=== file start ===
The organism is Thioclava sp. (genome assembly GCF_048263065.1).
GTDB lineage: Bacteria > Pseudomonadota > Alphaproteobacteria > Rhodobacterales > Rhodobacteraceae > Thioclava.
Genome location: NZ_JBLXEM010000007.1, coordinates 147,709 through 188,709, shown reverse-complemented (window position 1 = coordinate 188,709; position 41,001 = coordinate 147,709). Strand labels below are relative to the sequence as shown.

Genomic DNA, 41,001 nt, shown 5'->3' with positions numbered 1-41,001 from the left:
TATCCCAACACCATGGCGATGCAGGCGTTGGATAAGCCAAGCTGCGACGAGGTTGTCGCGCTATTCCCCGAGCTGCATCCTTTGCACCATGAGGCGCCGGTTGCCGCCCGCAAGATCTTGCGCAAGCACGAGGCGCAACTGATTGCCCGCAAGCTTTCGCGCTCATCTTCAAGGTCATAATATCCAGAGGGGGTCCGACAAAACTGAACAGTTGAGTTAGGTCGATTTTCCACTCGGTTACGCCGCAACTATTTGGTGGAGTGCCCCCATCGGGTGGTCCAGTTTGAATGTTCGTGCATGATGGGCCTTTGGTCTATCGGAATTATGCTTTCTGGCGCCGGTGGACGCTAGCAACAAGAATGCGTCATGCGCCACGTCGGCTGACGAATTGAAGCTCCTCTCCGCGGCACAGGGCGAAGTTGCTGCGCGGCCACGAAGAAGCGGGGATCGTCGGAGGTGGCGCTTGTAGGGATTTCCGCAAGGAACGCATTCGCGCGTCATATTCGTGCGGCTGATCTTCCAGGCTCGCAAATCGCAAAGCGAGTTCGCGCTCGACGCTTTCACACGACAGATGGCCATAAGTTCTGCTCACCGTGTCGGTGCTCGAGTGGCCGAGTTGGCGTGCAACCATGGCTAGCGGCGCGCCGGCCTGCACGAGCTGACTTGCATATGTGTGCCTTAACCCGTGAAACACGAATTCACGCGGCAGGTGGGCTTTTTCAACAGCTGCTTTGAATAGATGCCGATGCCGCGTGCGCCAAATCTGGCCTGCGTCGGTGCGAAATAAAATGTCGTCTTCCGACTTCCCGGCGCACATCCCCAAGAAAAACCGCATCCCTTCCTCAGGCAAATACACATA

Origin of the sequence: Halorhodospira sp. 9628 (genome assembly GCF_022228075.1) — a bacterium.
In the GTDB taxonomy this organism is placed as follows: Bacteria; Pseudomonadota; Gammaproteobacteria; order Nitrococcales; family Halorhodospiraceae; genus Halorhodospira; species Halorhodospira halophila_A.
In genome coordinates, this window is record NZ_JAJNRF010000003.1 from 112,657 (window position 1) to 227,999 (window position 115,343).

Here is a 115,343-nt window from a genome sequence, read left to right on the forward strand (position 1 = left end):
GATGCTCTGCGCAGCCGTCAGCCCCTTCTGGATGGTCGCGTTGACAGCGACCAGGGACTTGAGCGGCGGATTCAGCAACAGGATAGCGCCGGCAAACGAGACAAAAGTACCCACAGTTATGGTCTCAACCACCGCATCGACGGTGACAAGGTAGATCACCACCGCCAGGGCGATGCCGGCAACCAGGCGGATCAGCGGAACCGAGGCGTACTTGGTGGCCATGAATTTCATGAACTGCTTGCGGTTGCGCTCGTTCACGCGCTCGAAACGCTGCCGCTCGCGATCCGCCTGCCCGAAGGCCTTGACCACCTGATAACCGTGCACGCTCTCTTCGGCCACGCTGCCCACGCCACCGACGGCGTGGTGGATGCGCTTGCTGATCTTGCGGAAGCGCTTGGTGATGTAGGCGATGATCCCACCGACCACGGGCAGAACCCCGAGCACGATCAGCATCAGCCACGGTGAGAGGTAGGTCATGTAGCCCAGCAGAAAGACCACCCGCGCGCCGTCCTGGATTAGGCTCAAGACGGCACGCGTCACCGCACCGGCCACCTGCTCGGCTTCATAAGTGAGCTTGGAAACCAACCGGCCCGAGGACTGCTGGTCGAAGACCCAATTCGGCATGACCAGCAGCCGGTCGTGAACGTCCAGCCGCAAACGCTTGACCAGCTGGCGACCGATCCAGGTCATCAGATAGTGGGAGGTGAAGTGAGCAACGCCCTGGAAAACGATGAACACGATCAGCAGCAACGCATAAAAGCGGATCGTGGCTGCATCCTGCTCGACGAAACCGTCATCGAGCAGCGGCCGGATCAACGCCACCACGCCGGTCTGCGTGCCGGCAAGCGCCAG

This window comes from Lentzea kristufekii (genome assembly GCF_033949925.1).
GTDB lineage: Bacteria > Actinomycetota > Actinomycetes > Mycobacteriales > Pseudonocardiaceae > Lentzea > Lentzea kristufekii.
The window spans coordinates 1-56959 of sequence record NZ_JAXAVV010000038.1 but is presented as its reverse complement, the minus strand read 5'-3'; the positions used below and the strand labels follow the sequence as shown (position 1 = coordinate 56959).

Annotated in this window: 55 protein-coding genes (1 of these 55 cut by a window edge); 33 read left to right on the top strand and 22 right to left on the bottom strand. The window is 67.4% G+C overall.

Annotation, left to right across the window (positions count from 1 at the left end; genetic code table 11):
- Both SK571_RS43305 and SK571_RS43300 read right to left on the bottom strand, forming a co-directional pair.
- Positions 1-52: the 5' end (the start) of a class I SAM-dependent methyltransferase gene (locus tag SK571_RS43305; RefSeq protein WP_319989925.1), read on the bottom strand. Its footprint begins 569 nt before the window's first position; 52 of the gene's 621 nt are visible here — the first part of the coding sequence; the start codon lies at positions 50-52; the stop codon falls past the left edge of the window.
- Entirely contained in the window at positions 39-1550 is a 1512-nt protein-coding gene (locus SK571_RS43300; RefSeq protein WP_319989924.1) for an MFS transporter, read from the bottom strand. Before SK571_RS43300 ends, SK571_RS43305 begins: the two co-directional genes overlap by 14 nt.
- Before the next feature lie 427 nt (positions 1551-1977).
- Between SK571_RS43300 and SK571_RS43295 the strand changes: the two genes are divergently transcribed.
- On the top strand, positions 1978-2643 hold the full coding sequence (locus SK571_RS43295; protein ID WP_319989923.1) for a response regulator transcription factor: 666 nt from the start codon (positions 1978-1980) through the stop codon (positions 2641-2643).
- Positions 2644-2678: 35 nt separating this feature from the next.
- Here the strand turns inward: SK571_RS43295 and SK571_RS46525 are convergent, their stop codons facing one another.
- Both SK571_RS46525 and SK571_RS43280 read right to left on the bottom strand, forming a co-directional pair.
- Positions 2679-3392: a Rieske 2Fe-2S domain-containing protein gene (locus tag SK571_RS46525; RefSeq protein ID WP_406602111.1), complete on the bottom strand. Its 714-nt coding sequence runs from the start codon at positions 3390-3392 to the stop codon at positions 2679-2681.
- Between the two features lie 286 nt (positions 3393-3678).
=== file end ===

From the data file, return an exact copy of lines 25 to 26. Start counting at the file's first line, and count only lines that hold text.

- Positions 2679-3392: a Rieske 2Fe-2S domain-containing protein gene (locus tag SK571_RS46525; RefSeq protein ID WP_406602111.1), complete on the bottom strand. Its 714-nt coding sequence runs from the start codon at positions 3390-3392 to the stop codon at positions 2679-2681.
- Between the two features lie 286 nt (positions 3393-3678).